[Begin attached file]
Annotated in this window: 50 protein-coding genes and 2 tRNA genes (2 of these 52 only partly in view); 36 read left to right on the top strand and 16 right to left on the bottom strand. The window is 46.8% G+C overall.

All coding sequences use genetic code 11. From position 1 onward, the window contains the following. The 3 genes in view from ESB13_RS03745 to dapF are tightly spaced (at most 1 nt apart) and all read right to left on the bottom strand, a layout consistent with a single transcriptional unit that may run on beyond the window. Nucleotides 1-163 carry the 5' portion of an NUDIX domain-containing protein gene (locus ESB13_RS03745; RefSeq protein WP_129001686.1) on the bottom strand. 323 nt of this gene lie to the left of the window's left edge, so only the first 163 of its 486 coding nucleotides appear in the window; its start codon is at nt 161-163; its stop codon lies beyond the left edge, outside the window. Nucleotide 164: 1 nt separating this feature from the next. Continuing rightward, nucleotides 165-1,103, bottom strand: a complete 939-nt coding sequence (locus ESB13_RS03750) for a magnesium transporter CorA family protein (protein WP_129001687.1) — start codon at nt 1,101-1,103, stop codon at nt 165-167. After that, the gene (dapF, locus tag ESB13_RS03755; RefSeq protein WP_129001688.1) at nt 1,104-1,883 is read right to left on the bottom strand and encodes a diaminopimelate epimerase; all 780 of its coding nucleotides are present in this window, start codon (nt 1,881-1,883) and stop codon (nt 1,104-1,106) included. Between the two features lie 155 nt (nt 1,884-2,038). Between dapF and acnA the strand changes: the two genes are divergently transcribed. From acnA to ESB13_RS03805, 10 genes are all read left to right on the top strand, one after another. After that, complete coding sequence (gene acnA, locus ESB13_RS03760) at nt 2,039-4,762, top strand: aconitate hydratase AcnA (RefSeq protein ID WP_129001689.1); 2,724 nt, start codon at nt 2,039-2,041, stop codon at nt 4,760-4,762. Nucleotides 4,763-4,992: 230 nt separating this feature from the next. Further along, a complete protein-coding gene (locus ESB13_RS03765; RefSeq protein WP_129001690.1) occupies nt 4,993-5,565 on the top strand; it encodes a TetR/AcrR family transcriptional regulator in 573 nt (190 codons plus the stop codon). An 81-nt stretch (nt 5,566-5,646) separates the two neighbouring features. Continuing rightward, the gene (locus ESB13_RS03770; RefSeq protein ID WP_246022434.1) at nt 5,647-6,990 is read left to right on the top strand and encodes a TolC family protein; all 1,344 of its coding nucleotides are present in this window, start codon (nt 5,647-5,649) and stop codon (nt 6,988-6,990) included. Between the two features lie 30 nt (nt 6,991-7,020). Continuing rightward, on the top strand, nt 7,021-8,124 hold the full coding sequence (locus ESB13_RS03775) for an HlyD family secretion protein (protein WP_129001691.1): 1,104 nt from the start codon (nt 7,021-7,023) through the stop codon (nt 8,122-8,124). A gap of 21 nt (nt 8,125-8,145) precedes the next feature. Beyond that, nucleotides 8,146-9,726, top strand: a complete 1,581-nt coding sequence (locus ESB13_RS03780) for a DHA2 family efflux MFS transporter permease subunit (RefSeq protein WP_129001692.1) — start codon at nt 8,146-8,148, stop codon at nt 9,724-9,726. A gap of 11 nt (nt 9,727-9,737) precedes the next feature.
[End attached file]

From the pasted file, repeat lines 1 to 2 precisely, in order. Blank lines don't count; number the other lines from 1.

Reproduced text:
Annotated in this window: 50 protein-coding genes and 2 tRNA genes (2 of these 52 only partly in view); 36 read left to right on the top strand and 16 right to left on the bottom strand. The window is 46.8% G+C overall.

All coding sequences use genetic code 11. From position 1 onward, the window contains the following. The 3 genes in view from ESB13_RS03745 to dapF are tightly spaced (at most 1 nt apart) and all read right to left on the bottom strand, a layout consistent with a single transcriptional unit that may run on beyond the window. Nucleotides 1-163 carry the 5' portion of an NUDIX domain-containing protein gene (locus ESB13_RS03745; RefSeq protein WP_129001686.1) on the bottom strand. 323 nt of this gene lie to the left of the window's left edge, so only the first 163 of its 486 coding nucleotides appear in the window; its start codon is at nt 161-163; its stop codon lies beyond the left edge, outside the window. Nucleotide 164: 1 nt separating this feature from the next. Continuing rightward, nucleotides 165-1,103, bottom strand: a complete 939-nt coding sequence (locus ESB13_RS03750) for a magnesium transporter CorA family protein (protein WP_129001687.1) — start codon at nt 1,101-1,103, stop codon at nt 165-167. After that, the gene (dapF, locus tag ESB13_RS03755; RefSeq protein WP_129001688.1) at nt 1,104-1,883 is read right to left on the bottom strand and encodes a diaminopimelate epimerase; all 780 of its coding nucleotides are present in this window, start codon (nt 1,881-1,883) and stop codon (nt 1,104-1,106) included. Between the two features lie 155 nt (nt 1,884-2,038). Between dapF and acnA the strand changes: the two genes are divergently transcribed. From acnA to ESB13_RS03805, 10 genes are all read left to right on the top strand, one after another. After that, complete coding sequence (gene acnA, locus ESB13_RS03760) at nt 2,039-4,762, top strand: aconitate hydratase AcnA (RefSeq protein ID WP_129001689.1); 2,724 nt, start codon at nt 2,039-2,041, stop codon at nt 4,760-4,762. Nucleotides 4,763-4,992: 230 nt separating this feature from the next. Further along, a complete protein-coding gene (locus ESB13_RS03765; RefSeq protein WP_129001690.1) occupies nt 4,993-5,565 on the top strand; it encodes a TetR/AcrR family transcriptional regulator in 573 nt (190 codons plus the stop codon). An 81-nt stretch (nt 5,566-5,646) separates the two neighbouring features. Continuing rightward, the gene (locus ESB13_RS03770; RefSeq protein ID WP_246022434.1) at nt 5,647-6,990 is read left to right on the top strand and encodes a TolC family protein; all 1,344 of its coding nucleotides are present in this window, start codon (nt 5,647-5,649) and stop codon (nt 6,988-6,990) included. Between the two features lie 30 nt (nt 6,991-7,020). Continuing rightward, on the top strand, nt 7,021-8,124 hold the full coding sequence (locus ESB13_RS03775) for an HlyD family secretion protein (protein WP_129001691.1): 1,104 nt from the start codon (nt 7,021-7,023) through the stop codon (nt 8,122-8,124). A gap of 21 nt (nt 8,125-8,145) precedes the next feature. Beyond that, nucleotides 8,146-9,726, top strand: a complete 1,581-nt coding sequence (locus ESB13_RS03780) for a DHA2 family efflux MFS transporter permease subunit (RefSeq protein WP_129001692.1) — start codon at nt 8,146-8,148, stop codon at nt 9,724-9,726. A gap of 11 nt (nt 9,727-9,737) precedes the next feature.